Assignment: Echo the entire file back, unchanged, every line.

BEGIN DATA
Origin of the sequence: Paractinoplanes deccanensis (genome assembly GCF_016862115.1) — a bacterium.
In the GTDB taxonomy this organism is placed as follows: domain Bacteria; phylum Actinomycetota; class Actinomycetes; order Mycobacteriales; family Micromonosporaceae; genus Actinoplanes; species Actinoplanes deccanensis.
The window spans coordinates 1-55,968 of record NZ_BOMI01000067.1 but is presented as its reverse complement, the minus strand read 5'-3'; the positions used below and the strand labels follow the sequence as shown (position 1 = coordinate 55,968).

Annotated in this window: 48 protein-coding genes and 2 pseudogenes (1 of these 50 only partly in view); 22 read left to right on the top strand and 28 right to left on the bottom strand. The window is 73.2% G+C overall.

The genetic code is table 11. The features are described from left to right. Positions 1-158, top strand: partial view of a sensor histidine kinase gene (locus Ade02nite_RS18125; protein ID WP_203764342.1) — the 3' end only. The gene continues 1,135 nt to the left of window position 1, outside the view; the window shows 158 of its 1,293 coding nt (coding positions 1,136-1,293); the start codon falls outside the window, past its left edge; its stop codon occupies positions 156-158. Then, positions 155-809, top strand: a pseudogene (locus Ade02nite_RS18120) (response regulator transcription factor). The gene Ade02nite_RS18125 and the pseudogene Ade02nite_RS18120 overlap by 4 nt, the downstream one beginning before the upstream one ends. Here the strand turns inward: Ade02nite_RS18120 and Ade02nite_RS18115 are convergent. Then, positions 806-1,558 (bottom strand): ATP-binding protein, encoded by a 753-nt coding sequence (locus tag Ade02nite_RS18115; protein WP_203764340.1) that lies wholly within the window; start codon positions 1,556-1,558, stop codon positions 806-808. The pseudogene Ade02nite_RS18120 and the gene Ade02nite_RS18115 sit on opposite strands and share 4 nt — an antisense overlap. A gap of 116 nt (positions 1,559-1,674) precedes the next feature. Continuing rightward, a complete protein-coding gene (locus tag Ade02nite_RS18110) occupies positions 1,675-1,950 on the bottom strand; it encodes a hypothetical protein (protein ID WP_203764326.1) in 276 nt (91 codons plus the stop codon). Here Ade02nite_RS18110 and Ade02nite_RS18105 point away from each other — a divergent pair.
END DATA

Origin of the sequence: Paractinoplanes deccanensis (genome assembly GCF_016862115.1) — a bacterium.
In the GTDB taxonomy this organism is placed as follows: domain Bacteria; phylum Actinomycetota; class Actinomycetes; order Mycobacteriales; family Micromonosporaceae; genus Actinoplanes; species Actinoplanes deccanensis.
The window spans coordinates 1-55,968 of record NZ_BOMI01000067.1 but is presented as its reverse complement, the minus strand read 5'-3'; the positions used below and the strand labels follow the sequence as shown (position 1 = coordinate 55,968).

Annotated in this window: 48 protein-coding genes and 2 pseudogenes (1 of these 50 only partly in view); 22 read left to right on the top strand and 28 right to left on the bottom strand. The window is 73.2% G+C overall.

The genetic code is table 11. The features are described from left to right. Positions 1-158, top strand: partial view of a sensor histidine kinase gene (locus Ade02nite_RS18125; protein ID WP_203764342.1) — the 3' end only. The gene continues 1,135 nt to the left of window position 1, outside the view; the window shows 158 of its 1,293 coding nt (coding positions 1,136-1,293); the start codon falls outside the window, past its left edge; its stop codon occupies positions 156-158. Then, positions 155-809, top strand: a pseudogene (locus Ade02nite_RS18120) (response regulator transcription factor). The gene Ade02nite_RS18125 and the pseudogene Ade02nite_RS18120 overlap by 4 nt, the downstream one beginning before the upstream one ends. Here the strand turns inward: Ade02nite_RS18120 and Ade02nite_RS18115 are convergent. Then, positions 806-1,558 (bottom strand): ATP-binding protein, encoded by a 753-nt coding sequence (locus tag Ade02nite_RS18115; protein WP_203764340.1) that lies wholly within the window; start codon positions 1,556-1,558, stop codon positions 806-808. The pseudogene Ade02nite_RS18120 and the gene Ade02nite_RS18115 sit on opposite strands and share 4 nt — an antisense overlap. A gap of 116 nt (positions 1,559-1,674) precedes the next feature. Continuing rightward, a complete protein-coding gene (locus tag Ade02nite_RS18110) occupies positions 1,675-1,950 on the bottom strand; it encodes a hypothetical protein (protein ID WP_203764326.1) in 276 nt (91 codons plus the stop codon). Here Ade02nite_RS18110 and Ade02nite_RS18105 point away from each other — a divergent pair.